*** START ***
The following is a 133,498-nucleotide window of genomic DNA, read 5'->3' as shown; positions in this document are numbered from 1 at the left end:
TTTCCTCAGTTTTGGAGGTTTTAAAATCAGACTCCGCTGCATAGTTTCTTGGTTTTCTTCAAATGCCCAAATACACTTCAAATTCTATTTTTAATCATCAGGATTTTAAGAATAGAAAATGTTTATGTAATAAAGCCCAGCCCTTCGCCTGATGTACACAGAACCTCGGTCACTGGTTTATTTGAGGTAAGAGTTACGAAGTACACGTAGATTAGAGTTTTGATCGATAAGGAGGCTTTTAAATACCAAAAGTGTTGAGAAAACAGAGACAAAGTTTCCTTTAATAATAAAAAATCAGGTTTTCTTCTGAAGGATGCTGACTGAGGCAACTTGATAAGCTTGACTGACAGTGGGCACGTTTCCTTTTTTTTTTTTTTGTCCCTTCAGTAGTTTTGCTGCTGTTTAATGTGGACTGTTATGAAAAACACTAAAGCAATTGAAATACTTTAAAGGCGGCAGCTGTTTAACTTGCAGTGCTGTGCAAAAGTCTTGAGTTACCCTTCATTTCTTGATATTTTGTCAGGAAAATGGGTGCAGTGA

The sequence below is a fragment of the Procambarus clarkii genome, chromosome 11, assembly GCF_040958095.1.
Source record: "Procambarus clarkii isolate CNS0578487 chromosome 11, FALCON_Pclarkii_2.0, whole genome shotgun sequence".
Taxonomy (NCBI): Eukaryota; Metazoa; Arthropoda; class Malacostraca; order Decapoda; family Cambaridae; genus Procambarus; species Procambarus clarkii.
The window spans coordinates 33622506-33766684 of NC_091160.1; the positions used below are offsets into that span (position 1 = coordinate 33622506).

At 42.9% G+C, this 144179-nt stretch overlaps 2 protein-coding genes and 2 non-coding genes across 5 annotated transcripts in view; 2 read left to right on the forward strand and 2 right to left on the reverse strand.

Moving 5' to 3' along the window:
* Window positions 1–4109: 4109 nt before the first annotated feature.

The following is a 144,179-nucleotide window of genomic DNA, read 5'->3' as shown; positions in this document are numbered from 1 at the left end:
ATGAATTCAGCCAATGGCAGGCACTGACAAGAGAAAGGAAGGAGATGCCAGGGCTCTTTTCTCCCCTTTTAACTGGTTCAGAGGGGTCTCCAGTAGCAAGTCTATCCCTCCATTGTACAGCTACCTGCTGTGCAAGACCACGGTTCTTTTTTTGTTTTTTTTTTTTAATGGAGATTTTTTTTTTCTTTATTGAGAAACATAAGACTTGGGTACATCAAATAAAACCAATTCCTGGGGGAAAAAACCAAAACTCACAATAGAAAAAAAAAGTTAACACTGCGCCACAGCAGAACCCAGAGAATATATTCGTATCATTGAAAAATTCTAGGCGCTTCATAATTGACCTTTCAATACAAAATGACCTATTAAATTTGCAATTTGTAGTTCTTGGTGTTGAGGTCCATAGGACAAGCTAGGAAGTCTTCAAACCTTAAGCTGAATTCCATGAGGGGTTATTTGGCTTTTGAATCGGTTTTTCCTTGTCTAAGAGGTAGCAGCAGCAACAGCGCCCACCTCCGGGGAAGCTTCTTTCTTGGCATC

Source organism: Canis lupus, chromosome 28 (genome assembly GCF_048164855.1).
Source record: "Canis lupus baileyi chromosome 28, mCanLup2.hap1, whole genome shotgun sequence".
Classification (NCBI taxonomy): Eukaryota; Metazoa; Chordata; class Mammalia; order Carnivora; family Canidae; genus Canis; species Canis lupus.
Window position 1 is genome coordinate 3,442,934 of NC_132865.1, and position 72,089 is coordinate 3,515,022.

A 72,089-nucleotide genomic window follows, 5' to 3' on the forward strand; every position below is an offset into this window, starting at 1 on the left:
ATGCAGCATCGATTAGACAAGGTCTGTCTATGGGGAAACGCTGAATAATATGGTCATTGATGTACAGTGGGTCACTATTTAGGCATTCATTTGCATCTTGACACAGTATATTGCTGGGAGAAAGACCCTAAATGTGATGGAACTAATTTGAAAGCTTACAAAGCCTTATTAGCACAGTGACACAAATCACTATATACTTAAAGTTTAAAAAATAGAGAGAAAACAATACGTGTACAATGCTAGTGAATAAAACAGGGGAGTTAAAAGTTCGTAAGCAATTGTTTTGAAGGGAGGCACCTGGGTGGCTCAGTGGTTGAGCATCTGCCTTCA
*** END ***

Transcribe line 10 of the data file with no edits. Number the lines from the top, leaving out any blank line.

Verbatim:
The following is a 144,179-nucleotide window of genomic DNA, read 5'->3' as shown; positions in this document are numbered from 1 at the left end: